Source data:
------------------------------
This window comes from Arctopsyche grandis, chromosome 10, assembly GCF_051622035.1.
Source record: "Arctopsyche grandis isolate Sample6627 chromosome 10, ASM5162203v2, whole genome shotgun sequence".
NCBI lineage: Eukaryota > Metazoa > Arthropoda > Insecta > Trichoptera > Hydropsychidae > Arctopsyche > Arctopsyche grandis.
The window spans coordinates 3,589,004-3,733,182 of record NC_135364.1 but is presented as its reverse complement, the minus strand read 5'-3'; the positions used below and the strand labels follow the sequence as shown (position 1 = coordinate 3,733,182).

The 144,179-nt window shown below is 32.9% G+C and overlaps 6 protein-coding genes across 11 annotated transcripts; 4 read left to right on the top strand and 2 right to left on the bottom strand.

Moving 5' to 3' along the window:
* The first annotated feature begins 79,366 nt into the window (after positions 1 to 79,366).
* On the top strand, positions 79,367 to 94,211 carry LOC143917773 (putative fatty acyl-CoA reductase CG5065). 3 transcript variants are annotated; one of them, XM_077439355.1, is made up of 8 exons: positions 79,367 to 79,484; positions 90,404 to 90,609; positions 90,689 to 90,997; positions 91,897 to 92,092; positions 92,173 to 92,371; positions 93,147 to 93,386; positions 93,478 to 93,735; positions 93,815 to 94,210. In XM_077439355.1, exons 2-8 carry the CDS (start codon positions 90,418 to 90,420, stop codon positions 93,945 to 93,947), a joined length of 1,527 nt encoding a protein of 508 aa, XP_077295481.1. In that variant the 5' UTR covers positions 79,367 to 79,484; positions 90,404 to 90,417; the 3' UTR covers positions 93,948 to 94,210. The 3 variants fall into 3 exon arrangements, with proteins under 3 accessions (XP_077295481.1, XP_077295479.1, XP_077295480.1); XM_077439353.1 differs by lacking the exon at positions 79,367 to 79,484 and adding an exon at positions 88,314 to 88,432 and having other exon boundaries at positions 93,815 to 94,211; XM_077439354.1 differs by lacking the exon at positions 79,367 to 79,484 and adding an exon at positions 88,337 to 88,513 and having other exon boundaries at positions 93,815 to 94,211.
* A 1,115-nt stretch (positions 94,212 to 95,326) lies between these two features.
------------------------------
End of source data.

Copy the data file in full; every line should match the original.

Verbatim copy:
This window comes from Arctopsyche grandis, chromosome 10, assembly GCF_051622035.1.
Source record: "Arctopsyche grandis isolate Sample6627 chromosome 10, ASM5162203v2, whole genome shotgun sequence".
NCBI lineage: Eukaryota > Metazoa > Arthropoda > Insecta > Trichoptera > Hydropsychidae > Arctopsyche > Arctopsyche grandis.
The window spans coordinates 3,589,004-3,733,182 of record NC_135364.1 but is presented as its reverse complement, the minus strand read 5'-3'; the positions used below and the strand labels follow the sequence as shown (position 1 = coordinate 3,733,182).

The 144,179-nt window shown below is 32.9% G+C and overlaps 6 protein-coding genes across 11 annotated transcripts; 4 read left to right on the top strand and 2 right to left on the bottom strand.

Moving 5' to 3' along the window:
* The first annotated feature begins 79,366 nt into the window (after positions 1 to 79,366).
* On the top strand, positions 79,367 to 94,211 carry LOC143917773 (putative fatty acyl-CoA reductase CG5065). 3 transcript variants are annotated; one of them, XM_077439355.1, is made up of 8 exons: positions 79,367 to 79,484; positions 90,404 to 90,609; positions 90,689 to 90,997; positions 91,897 to 92,092; positions 92,173 to 92,371; positions 93,147 to 93,386; positions 93,478 to 93,735; positions 93,815 to 94,210. In XM_077439355.1, exons 2-8 carry the CDS (start codon positions 90,418 to 90,420, stop codon positions 93,945 to 93,947), a joined length of 1,527 nt encoding a protein of 508 aa, XP_077295481.1. In that variant the 5' UTR covers positions 79,367 to 79,484; positions 90,404 to 90,417; the 3' UTR covers positions 93,948 to 94,210. The 3 variants fall into 3 exon arrangements, with proteins under 3 accessions (XP_077295481.1, XP_077295479.1, XP_077295480.1); XM_077439353.1 differs by lacking the exon at positions 79,367 to 79,484 and adding an exon at positions 88,314 to 88,432 and having other exon boundaries at positions 93,815 to 94,211; XM_077439354.1 differs by lacking the exon at positions 79,367 to 79,484 and adding an exon at positions 88,337 to 88,513 and having other exon boundaries at positions 93,815 to 94,211.
* A 1,115-nt stretch (positions 94,212 to 95,326) lies between these two features.